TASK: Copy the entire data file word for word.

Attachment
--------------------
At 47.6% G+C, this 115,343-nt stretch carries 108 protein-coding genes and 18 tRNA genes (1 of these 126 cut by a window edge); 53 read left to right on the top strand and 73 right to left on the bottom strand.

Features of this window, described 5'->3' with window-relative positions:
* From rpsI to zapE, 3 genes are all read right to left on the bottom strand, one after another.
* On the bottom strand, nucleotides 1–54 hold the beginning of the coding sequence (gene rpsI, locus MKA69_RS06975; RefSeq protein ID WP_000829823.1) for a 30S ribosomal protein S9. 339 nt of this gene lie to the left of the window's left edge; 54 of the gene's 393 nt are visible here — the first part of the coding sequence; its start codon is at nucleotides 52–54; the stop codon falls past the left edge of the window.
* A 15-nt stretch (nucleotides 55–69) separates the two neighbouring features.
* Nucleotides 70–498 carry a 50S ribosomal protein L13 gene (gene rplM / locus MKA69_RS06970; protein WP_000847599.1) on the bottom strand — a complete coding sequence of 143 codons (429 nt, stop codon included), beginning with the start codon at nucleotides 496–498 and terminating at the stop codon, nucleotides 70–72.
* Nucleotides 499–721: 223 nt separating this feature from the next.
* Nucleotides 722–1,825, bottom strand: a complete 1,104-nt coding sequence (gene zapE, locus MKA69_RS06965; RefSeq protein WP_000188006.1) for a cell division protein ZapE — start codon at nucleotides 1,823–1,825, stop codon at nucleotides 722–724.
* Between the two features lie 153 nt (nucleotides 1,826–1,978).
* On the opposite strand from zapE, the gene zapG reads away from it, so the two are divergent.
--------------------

At 47.6% G+C, this 115,343-nt stretch carries 108 protein-coding genes and 18 tRNA genes (1 of these 126 cut by a window edge); 53 read left to right on the top strand and 73 right to left on the bottom strand.

Features of this window, described 5'->3' with window-relative positions:
* From rpsI to zapE, 3 genes are all read right to left on the bottom strand, one after another.
* On the bottom strand, nucleotides 1–54 hold the beginning of the coding sequence (gene rpsI, locus MKA69_RS06975; RefSeq protein ID WP_000829823.1) for a 30S ribosomal protein S9. 339 nt of this gene lie to the left of the window's left edge; 54 of the gene's 393 nt are visible here — the first part of the coding sequence; its start codon is at nucleotides 52–54; the stop codon falls past the left edge of the window.
* A 15-nt stretch (nucleotides 55–69) separates the two neighbouring features.
* Nucleotides 70–498 carry a 50S ribosomal protein L13 gene (gene rplM / locus MKA69_RS06970; protein WP_000847599.1) on the bottom strand — a complete coding sequence of 143 codons (429 nt, stop codon included), beginning with the start codon at nucleotides 496–498 and terminating at the stop codon, nucleotides 70–72.
* Nucleotides 499–721: 223 nt separating this feature from the next.
* Nucleotides 722–1,825, bottom strand: a complete 1,104-nt coding sequence (gene zapE, locus MKA69_RS06965; RefSeq protein WP_000188006.1) for a cell division protein ZapE — start codon at nucleotides 1,823–1,825, stop codon at nucleotides 722–724.
* Between the two features lie 153 nt (nucleotides 1,826–1,978).
* On the opposite strand from zapE, the gene zapG reads away from it, so the two are divergent.